How can I possibly guide the students through a process that will do justice to what they have been working on this year? Phrases and words like “student agency”, “student directed learning”, “reflection”, “self-awareness”, “goals”, “scheduling”, “ownership”, “responsibility”, “accountability” and “growth mindset” are not just words anymore! They are part of the classroom vocabulary. The students use them to describe their school day and what they are doing well and what is a challenge for them. So if we have worked so hard on these things all year how can I change how I have approached “student led conferences” in recent years to reflect who we are as a class now?

IMG_3705Helping each other come up with ideas on what to share and how to share it? These two boys ended up coming up with a task that they would do together for their parents as they are scheduled at the same time.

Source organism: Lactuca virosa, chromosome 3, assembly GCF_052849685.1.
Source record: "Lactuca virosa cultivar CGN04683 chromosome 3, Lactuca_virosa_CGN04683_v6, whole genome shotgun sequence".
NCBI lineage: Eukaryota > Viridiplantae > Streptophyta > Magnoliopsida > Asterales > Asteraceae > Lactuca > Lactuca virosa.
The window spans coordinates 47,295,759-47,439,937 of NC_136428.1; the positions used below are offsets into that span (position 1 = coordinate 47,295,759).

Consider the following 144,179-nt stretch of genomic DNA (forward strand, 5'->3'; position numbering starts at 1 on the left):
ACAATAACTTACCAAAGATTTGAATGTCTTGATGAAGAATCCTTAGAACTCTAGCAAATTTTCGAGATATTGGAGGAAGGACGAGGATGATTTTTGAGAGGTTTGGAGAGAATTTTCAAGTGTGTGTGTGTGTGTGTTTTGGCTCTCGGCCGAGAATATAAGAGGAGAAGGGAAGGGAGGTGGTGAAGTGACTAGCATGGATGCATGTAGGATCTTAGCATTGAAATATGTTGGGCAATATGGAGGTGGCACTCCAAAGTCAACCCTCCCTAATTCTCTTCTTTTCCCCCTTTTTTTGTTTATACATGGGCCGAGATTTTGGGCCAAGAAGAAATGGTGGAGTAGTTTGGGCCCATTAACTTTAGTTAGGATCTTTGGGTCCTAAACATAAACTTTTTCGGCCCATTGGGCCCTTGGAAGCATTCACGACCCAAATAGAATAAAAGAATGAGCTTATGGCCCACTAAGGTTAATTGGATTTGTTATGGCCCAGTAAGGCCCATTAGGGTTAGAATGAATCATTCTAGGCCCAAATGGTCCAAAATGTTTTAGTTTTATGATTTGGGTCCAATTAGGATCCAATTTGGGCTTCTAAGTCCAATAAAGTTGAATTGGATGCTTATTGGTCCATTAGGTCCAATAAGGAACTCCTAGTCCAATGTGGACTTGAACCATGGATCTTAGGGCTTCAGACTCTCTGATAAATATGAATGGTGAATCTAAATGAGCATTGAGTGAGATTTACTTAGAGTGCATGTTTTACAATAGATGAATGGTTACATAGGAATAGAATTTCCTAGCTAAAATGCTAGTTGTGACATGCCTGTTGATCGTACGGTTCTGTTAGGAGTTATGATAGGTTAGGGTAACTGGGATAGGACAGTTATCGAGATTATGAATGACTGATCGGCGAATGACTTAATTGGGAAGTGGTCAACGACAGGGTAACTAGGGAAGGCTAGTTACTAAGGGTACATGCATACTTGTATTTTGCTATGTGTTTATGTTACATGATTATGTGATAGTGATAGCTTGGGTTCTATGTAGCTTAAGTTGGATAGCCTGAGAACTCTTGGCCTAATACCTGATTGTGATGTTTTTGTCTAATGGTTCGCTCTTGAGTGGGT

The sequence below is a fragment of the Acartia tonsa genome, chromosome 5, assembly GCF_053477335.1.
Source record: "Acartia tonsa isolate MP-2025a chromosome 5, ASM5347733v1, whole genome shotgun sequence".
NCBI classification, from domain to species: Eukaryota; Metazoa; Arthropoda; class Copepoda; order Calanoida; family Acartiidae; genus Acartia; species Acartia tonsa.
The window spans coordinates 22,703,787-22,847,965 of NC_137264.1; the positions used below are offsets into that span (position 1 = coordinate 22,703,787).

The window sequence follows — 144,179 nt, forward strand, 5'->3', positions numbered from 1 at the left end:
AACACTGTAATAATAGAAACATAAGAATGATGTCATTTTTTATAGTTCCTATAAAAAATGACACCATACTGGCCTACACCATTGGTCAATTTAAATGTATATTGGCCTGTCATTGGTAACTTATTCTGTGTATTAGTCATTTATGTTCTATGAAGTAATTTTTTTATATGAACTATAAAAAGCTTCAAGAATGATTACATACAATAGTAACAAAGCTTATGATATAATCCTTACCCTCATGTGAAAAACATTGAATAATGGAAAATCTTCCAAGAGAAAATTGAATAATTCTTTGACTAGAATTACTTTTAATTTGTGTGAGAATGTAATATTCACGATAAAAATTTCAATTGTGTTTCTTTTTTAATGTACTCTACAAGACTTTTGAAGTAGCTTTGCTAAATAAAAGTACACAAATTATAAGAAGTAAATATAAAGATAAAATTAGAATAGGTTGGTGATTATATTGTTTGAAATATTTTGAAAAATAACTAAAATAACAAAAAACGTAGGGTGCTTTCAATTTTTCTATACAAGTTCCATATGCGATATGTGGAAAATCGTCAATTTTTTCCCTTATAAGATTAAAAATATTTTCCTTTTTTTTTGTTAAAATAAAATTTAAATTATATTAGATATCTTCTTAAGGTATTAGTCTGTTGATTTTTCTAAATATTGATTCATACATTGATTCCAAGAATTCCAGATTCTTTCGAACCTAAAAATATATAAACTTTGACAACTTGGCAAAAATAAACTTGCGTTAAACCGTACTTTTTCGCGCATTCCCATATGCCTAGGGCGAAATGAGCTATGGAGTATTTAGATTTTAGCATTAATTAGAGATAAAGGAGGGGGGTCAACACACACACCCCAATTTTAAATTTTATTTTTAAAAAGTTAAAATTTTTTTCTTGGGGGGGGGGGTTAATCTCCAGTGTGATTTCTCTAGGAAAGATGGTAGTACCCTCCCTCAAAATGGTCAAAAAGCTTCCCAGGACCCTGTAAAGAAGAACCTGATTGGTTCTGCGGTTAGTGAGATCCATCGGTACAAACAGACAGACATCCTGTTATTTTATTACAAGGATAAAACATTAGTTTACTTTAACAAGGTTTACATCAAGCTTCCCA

Then a blog post is published about exactly this! On the Making Good Humans blog I read a post about “Upping the Agency is SLC’s”!!!  Woo hoo!!!!  Just what I needed! Once again Taryn is guiding me to the light that will allow my students to be in the drivers seat. I loved when she said “Instead of giving students our why for SLCs we supported them to come up with their own personalized why.” And she shared a template that they used. I had a starting point!

To cut the process down so I am blog friendly….The students have spent time discussing what Student Led Conferences are and why we have them. Why do they need to be the ones to take their parents? Why are they important? Then I asked them….if you could do them anyway you liked how would you do them?